Soil moisture mapping using Uncrewed Arial Systems (UAS)

Ruodan Zhuang, Salvatore Manfreda, Yijian Zeng, Brigitta Szabó, Silvano F. Dal Sasso, Nunzio Romano, Eyal Ben-Dor, Paolo Nasta, Nicolas Francos, Antonino Maltese, Giuseppe Ciraolo, Fulvio Capodici, Antonio Paruta, János Mészáros, George P. Petropoulos, Lijie Zhang, Teresa Pizzolla, Zhongbo Su

Research output: Contribution to conferenceAbstractAcademic

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Soil moisture (SM) is an essential element in the hydrological cycle influencing land-atmosphere interactions and rainfall-runoff processes. Quantification of the spatial and temporal behaviour of SM at field scale is vital for understanding water availability in agriculture, ecosystems research, river basin hydrology and water resources management. Uncrewed Arial Systems (UAS) offer an extraordinary opportunity to bridge the existing gap between point-scale field observations and satellite remote sensing providing high spatial details at relatively low costs. Moreover, UAS data can help the construction of downscaling models which can link the land surface features and SM to identify the importance level of each predictor. To optimize the usage of data from UAS surveys for generating high-resolution SM at field scale, a comparative study of various SM retrieval or downscaling methods can be beneficial.

In this study, four methods, which include the apparent thermal inertia method, Kubelka–Munk method (KM), simplified temperature-vegetation triangle method, and random forest model (RF), were compared by theory background, data requirements, operation procedures and SM estimation results. The above-mentioned models have been tested using UAS data and point measurements collected on the Monteforte Cilento site (MFC2) in the Alento river basin (Campania, Italy) which is an 8 hectares cropland area (covered by walnuts, cherry, and olive trees). A number of long-term studies on the vadose zone have been conducted across a range of spatial scales. The thermal inertia model is built upon the dependence of the thermal diffusion on SM, which were inferred from diachronic thermal infrared data. The Kubelka–Munk Model is a spectral model to retrieve surface SM using optical data. The simplified temperature–vegetation triangle model, was used to map surface SM based on simultaneous information of the vegetation coverage and surface temperature. In addition, we also introduce an SM downscaling method using the RF model and SENTINEL-1 CSAR 1km SM product.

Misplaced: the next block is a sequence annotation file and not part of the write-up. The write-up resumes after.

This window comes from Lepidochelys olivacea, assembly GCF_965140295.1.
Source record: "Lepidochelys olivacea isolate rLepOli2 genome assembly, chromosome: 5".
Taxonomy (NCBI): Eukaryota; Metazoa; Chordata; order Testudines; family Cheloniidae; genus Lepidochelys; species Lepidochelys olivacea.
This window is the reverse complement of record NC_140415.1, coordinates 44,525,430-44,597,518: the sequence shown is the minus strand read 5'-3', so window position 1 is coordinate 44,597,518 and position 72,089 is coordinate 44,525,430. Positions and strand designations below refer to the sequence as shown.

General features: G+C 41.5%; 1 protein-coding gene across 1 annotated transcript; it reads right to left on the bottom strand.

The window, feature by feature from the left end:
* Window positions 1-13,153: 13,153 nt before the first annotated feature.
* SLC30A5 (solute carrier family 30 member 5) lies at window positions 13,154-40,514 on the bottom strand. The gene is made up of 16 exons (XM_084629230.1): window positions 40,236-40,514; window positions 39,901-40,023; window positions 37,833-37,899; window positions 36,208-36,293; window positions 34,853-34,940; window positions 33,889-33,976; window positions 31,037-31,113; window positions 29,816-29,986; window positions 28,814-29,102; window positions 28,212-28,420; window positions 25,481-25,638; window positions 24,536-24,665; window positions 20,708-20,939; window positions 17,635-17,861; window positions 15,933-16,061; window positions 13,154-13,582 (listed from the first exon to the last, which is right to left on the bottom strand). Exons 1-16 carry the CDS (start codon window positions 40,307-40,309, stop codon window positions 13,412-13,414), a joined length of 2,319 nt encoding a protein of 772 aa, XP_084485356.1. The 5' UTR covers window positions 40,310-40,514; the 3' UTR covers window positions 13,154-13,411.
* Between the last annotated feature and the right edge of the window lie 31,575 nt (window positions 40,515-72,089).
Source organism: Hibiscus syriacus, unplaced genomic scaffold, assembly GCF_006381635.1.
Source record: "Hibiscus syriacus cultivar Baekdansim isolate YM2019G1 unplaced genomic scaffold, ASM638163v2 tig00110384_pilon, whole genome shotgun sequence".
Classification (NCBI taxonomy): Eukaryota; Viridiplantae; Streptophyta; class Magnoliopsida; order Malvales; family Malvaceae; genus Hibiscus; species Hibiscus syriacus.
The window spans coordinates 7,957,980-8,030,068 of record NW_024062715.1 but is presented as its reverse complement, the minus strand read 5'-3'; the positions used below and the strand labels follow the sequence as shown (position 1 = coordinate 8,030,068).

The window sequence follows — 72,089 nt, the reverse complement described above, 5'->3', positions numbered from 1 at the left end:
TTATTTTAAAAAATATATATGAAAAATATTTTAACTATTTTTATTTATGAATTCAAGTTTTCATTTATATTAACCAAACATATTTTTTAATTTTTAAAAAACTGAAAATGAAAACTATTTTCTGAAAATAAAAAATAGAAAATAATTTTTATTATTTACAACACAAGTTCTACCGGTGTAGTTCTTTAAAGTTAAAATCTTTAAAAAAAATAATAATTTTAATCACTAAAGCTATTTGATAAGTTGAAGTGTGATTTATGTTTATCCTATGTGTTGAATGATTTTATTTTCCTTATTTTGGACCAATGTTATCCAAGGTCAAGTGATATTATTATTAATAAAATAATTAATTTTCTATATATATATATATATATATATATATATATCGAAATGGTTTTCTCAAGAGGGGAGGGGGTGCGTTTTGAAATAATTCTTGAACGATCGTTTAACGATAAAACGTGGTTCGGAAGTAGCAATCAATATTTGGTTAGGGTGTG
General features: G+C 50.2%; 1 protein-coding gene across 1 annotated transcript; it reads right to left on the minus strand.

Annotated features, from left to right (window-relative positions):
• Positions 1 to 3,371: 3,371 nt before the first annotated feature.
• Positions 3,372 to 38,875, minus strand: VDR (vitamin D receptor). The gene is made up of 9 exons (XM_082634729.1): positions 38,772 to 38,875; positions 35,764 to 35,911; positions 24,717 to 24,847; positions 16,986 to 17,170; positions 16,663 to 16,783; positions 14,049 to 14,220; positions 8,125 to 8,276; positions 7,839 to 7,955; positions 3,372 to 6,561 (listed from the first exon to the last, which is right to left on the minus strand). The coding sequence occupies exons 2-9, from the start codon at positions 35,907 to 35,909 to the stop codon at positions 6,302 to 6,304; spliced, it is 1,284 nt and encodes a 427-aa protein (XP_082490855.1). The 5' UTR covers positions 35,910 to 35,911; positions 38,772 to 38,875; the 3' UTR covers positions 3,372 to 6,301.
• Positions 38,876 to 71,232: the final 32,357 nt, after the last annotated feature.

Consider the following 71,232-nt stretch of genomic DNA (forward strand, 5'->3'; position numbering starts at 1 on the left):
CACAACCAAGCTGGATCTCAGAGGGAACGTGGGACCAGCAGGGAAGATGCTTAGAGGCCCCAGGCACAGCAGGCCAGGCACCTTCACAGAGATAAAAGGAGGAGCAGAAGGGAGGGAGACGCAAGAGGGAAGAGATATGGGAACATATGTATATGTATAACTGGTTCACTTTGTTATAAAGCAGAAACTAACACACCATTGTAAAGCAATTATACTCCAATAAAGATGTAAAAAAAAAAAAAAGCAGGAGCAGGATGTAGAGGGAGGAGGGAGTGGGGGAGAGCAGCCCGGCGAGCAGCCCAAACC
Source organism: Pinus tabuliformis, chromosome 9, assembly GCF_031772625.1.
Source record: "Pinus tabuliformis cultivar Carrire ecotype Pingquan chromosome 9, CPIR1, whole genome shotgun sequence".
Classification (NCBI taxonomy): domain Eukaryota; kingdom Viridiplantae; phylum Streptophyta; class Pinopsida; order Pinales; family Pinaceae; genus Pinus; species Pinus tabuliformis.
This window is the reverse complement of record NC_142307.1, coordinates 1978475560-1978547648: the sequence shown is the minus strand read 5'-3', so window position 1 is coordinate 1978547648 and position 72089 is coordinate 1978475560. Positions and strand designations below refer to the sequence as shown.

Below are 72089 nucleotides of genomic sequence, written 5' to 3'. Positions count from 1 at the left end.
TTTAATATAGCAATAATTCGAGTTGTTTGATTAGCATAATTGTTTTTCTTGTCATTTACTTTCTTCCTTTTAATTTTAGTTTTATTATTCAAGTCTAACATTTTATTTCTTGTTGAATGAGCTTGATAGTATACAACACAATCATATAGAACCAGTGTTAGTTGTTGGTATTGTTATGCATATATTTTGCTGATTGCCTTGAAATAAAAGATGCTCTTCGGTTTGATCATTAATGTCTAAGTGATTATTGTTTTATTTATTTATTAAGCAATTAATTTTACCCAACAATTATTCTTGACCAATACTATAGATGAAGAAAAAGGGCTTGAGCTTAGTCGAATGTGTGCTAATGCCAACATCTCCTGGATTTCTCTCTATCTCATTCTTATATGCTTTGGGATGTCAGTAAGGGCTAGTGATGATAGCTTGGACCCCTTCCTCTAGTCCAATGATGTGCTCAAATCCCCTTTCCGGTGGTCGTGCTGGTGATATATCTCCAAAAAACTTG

The study is concluded with the inter-comparison of methods. The results from KM have the highest resolution which is the same as the input multispectral data. The results of RF and KM provides information only for bare soil pixels according to the principle of the model. Results show good performances for all methods, but the simplified triangle and thermal inertia model provides better performances in terms of correlation coefficient and RMSE measured with respect to in-situ measurements. In addition, it is worthy to say that the RF downscaling method reveals the features controlling the spatial distributions of SM at a different scale.

This research is a part of EU COST-Action “HARMONIOUS” and waterJPI project “iAqueduct”.
Original languageEnglish
Publication statusPublished - 23 May 2022


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